MSF is an international, independent, private and non-profit organisation. It comprises 21 main national offices and 11 specialised organisations, which take charge of specific activities such as humanitarian relief supplies. As these organisations are controlled by MSF, they are included in the scope of the MSF Financial report and the figures presented here. These figures describe MSF’s finances on a combined international level. They are for the 2015 calendar year. All amounts are presented in millions of euros.
Figures in these tables are rounded, which may result in apparent inconsistencies in totals.
2015 ACTIVITY HIGHLIGHTS
MSF PROGRAMMES AROUND THE WORLD
MSF has 446 projects in 69 countries. Click on the map to find out more.
LARGEST COUNTRY PROGRAMMES BASED ON EXPENDITURE
- Democratic Republic of Congo
- South Sudan
- Central African Republic
The total expenditure for our programmes in these 10 countries is 445.7 million euros, 51 per cent of MSF´s operational expenses.
FIND OUT MORE ABOUT MSF FINANCIAL REPORT HERE
CONTEXT OF INTERVENTIONS
Number of projects
Staff figures represent total full-time equivalent positions.
INTERNATIONAL STAFF DEPARTURES
Departure figures represent the number of times international staff left on field missions.
WHERE DID THE MONEY GO?
WHERE DID THE MONEY COME FROM?
YEAR-END FINANCIAL POSITION
In millions of euros
The 2015 combined international figures have been prepared in accordance with MSF international accounting standards, which comply with most of the requirements of the International Financial Reporting Standards (IFRS). The figures have been jointly audited by the accounting firms of KPMG and Ernst & Young, in accordance with International Auditing Standards. A copy of the full 2015 Financial Report may be obtained at www.msf.org. In addition, each national office of MSF publishes annual, audited Financial Statements according to its national accounting policies, legislation and auditing rules. Copies of these reports may be requested from the national offices.
Programme expenses represent expenses incurred in the field or by headquarters on behalf of the field.
Social mission includes all costs related to operations in the field as well as all the medical and operational support from the headquarters directly allocated to the field and “témoignage/awareness-raising” activities. Social mission costs represent 82 per cent of the total costs for 2015.
Other expenses comprises costs associated with raising funds from all possible sources, the expenditures incurred in the management and administration of the organisation, as well as income tax paid on commercial activities.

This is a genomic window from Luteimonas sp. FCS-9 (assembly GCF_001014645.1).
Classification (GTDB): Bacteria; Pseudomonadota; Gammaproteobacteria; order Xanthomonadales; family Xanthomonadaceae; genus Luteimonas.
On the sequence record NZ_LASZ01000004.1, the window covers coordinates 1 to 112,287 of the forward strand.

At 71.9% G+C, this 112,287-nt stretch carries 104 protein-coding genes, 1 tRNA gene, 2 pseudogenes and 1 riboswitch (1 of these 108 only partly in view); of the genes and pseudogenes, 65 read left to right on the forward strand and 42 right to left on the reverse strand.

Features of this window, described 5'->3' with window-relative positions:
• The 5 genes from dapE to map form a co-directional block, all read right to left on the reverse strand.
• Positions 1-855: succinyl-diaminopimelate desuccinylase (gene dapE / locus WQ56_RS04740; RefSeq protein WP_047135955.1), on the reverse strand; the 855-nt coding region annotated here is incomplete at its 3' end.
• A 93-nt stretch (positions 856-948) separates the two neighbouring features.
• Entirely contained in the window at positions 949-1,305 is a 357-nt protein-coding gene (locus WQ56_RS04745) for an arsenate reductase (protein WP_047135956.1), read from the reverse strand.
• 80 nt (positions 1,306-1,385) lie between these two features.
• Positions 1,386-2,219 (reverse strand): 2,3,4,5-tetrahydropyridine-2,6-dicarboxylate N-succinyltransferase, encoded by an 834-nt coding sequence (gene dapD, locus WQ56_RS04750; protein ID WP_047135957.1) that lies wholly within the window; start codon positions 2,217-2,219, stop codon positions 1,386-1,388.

Permanently restricted funds may be capital funds, where donors require the assets to be invested or retained for long-term use rather than expended; or the minimum compulsory level of retained earnings to be maintained in some countries.
Unrestricted funds are unspent, non-designated donor funds expendable at the discretion of MSF’s trustees in furtherance of our social mission.
Other retained earnings are foundations’ capital and translation adjustments arising from the translation of entities’ financial statements into euros. Unspent donor-designated/restricted funds are not included as retained earnings, but are treated as deferred income.
MSF’s retained earnings have been built up over the years by surpluses of income over expenses. At the end of 2015, the available portion (excluding permanently restricted funds and capital for foundations) represented 10.2 months of the preceding year’s activity. The purpose of maintaining retained earnings is to meet the following needs: working capital needs over the course of the year, as fundraising traditionally has seasonal peaks while expenditure is relatively constant; swift operational response to humanitarian needs that will be funded by forthcoming public fundraising campaigns and/or by public institutional funding; future major humanitarian emergencies for which sufficient funding cannot be obtained; the sustainability of long-term programmes (e.g. antiretroviral treatment programmes); and a sudden drop in private and/or public institutional funding that cannot be matched in the short term by a reduction in expenditure.